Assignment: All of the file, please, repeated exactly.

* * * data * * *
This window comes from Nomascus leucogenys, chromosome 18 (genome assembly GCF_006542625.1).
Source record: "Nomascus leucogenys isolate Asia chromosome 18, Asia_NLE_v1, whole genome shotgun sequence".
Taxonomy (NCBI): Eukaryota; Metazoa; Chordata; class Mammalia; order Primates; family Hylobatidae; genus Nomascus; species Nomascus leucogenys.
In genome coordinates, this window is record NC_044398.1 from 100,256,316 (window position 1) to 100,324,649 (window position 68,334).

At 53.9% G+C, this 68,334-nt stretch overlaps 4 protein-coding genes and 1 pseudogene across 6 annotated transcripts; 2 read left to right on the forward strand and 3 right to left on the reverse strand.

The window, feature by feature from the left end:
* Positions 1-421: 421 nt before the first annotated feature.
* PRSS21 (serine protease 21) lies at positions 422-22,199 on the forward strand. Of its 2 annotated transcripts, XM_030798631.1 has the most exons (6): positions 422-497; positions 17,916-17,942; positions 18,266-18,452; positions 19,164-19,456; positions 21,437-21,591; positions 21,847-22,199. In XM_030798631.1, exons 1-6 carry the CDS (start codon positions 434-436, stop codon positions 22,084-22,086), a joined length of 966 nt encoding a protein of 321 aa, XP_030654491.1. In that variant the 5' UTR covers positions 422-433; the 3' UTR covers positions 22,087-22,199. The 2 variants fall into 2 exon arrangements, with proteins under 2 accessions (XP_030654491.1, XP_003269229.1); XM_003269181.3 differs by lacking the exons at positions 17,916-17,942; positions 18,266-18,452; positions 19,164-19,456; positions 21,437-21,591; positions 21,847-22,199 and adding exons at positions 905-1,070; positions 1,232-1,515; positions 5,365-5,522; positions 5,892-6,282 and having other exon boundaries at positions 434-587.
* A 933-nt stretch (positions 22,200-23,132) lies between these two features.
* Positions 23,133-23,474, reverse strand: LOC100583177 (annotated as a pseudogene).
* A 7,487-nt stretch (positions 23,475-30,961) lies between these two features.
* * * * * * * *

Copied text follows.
This window comes from Nomascus leucogenys, chromosome 18 (genome assembly GCF_006542625.1).
Source record: "Nomascus leucogenys isolate Asia chromosome 18, Asia_NLE_v1, whole genome shotgun sequence".
Taxonomy (NCBI): Eukaryota; Metazoa; Chordata; class Mammalia; order Primates; family Hylobatidae; genus Nomascus; species Nomascus leucogenys.
In genome coordinates, this window is record NC_044398.1 from 100,256,316 (window position 1) to 100,324,649 (window position 68,334).

At 53.9% G+C, this 68,334-nt stretch overlaps 4 protein-coding genes and 1 pseudogene across 6 annotated transcripts; 2 read left to right on the forward strand and 3 right to left on the reverse strand.

The window, feature by feature from the left end:
* Positions 1-421: 421 nt before the first annotated feature.
* PRSS21 (serine protease 21) lies at positions 422-22,199 on the forward strand. Of its 2 annotated transcripts, XM_030798631.1 has the most exons (6): positions 422-497; positions 17,916-17,942; positions 18,266-18,452; positions 19,164-19,456; positions 21,437-21,591; positions 21,847-22,199. In XM_030798631.1, exons 1-6 carry the CDS (start codon positions 434-436, stop codon positions 22,084-22,086), a joined length of 966 nt encoding a protein of 321 aa, XP_030654491.1. In that variant the 5' UTR covers positions 422-433; the 3' UTR covers positions 22,087-22,199. The 2 variants fall into 2 exon arrangements, with proteins under 2 accessions (XP_030654491.1, XP_003269229.1); XM_003269181.3 differs by lacking the exons at positions 17,916-17,942; positions 18,266-18,452; positions 19,164-19,456; positions 21,437-21,591; positions 21,847-22,199 and adding exons at positions 905-1,070; positions 1,232-1,515; positions 5,365-5,522; positions 5,892-6,282 and having other exon boundaries at positions 434-587.
* A 933-nt stretch (positions 22,200-23,132) lies between these two features.
* Positions 23,133-23,474, reverse strand: LOC100583177 (annotated as a pseudogene).
* A 7,487-nt stretch (positions 23,475-30,961) lies between these two features.